45. Peter J. D. Kelley ‘61

    Dear Bob: thank you for a good Sunday morning chuckle! My suggestion for you is to take the late Ed Koch’s advice: simply “Get Over It!” Use reusable shopping like the rest of us. I think you’ll be much more at ease then, and you can stop worrying about your market’s parking lot congestion from errant shopping carts threatening freshly-washed Tesla’s and Maseratis….

  46. Sylvia Robinson Corrigan

    It fascinates me that there have been so many responses to this topic! At the risk of sounding like the proverbial “bag lady,” I have bags for every occasion and activity, and of course, most of them are cloth with handles. They are large enough to have interesting designs and colors, and some can be folded up small enough to put in a purse. I bought a beautiful one covered with sunflowers at Fresh Market, which is very sturdy and has handles. I keep my bags for shopping in the back of my car. The ones at home have things in them and are ready to go. According to one dream interpreter, a bag “is a place for your favorite attitudes and ideas – something that holds emotions, hopes and desires…” Maybe that is why there have been so many responses to this “06880” topic. A food shopping bag has got to have handles!

  47. We keep paper bags in a corner of the kitchen for recyclables. We get plastic bags when shopping in Norwalk or Fairfield, and use them to clean the cat litter box. The bags with handles are saved for the tag sales at the Westport Woman’s Club or the Unitarian Church. Nothing is wasted.

    As far carrying the bags to the car — I park as far from the store entrance as possible, as walking is good exercise. There are places to leave the cart, and they have help to collect them and bring them back to the store. If we didn’t do that, the men would be out of a job, which would be very unfortunate!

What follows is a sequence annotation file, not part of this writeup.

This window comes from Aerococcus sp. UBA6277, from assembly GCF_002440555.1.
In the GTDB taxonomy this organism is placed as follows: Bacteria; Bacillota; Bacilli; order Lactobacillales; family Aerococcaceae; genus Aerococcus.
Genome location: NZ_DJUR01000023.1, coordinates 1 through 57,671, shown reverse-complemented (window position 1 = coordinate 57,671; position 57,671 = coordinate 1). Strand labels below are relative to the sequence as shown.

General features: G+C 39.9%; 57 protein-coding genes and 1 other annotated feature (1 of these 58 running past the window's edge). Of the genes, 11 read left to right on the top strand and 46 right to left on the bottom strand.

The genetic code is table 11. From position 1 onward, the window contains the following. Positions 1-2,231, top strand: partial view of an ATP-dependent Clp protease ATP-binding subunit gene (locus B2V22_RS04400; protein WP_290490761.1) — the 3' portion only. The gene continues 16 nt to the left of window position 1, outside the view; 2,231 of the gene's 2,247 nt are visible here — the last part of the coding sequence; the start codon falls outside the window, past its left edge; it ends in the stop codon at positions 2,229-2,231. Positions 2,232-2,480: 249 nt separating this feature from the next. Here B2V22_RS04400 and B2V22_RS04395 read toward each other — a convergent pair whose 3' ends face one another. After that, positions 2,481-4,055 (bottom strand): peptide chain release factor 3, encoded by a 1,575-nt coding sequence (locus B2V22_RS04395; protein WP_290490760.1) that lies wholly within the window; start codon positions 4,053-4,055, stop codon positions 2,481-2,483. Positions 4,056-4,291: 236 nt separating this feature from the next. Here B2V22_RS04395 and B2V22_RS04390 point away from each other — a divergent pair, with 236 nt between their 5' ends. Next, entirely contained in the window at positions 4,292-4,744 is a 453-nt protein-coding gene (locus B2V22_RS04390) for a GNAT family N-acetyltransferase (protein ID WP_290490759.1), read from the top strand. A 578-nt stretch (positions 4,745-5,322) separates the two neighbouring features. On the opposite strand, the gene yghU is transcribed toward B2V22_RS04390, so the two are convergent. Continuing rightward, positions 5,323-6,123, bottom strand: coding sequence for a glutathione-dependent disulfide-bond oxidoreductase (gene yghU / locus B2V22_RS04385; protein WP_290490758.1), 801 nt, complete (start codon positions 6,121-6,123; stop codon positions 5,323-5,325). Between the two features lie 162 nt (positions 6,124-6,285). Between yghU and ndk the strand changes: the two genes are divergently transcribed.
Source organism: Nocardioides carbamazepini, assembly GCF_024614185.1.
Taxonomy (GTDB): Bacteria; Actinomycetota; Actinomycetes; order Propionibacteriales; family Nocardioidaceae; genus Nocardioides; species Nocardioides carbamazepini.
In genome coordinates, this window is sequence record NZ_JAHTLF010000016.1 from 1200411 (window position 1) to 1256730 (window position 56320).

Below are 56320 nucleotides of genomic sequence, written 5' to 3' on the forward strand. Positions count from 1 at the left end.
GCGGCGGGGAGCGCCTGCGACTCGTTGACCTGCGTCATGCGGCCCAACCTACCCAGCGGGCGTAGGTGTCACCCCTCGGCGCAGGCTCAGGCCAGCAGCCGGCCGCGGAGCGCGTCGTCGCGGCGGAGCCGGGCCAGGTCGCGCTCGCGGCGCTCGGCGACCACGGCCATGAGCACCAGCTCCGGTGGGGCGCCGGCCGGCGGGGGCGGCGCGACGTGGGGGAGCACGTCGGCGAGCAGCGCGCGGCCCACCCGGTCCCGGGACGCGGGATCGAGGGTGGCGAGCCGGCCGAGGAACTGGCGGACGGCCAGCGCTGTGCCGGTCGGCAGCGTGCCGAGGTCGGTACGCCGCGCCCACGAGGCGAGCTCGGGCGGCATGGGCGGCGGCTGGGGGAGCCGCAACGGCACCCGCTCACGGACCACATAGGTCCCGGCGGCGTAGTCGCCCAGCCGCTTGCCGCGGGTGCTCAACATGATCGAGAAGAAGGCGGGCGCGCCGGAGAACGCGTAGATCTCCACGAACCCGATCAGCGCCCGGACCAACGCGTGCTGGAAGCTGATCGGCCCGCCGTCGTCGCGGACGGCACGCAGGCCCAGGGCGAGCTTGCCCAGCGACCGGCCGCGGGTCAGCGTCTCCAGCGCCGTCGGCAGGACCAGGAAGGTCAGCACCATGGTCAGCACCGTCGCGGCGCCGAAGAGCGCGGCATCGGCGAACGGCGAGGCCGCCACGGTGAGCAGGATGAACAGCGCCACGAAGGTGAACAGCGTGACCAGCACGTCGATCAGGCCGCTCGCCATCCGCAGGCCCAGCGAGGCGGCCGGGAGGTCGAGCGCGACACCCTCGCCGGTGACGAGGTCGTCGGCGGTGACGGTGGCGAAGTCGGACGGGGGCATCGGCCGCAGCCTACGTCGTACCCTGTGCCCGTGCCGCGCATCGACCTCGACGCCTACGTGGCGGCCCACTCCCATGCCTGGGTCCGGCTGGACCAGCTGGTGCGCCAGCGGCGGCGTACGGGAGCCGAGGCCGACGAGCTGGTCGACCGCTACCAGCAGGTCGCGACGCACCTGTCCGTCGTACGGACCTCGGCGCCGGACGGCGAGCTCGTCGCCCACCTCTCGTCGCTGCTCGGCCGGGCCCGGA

48. Karen Wambach

    The solution is simple, bring your own shopping bags…I bought 10-15 bags from Whole foods when the ban first went into effect. The WF bags have long enough handles that can go over your shoulder

  49. Lucy C. Weberling

    These stores should stop using all paper/ plastic bags . Natural grocers uses only boxes( very convenient) or bags that you buy that are reusable. Even here in OK we are doing that. I was really surprised when I came for my once a year visit to Westport, my hometown, and noticed all of the people using paper bags coming out of Trader Joe’s. I thought it Westport was more progressive than that. Lucy Weberling Staples class of ‘61

  50. Susan Israel

    I NEED plastic/paper bags to dump trash/recyclables. I can’t just throw trash in my receptacles without them- they won’t be picked up. I always ask that baggers not use more bags than I need. Composting isn’t an option for me where I am. We can only do what we can.

    • Bruce J Kent

      Really good for picking up and disposing of dog poop too…..I am a huge fan of plastic bags as they have multiplicity of worthwhile uses.

  51. Mary Cookman Schmerker SHS '58

    One of the reasons that we are fans of ALDI stores is that you must bring your own bags and you need a quarter to release the shopping carts, which you get back when you return the cart to the proper spot. Personally I am tired of having shopping carts left next to my car leaving scratches and or forcing me to return someone else’s cart so I can access my car.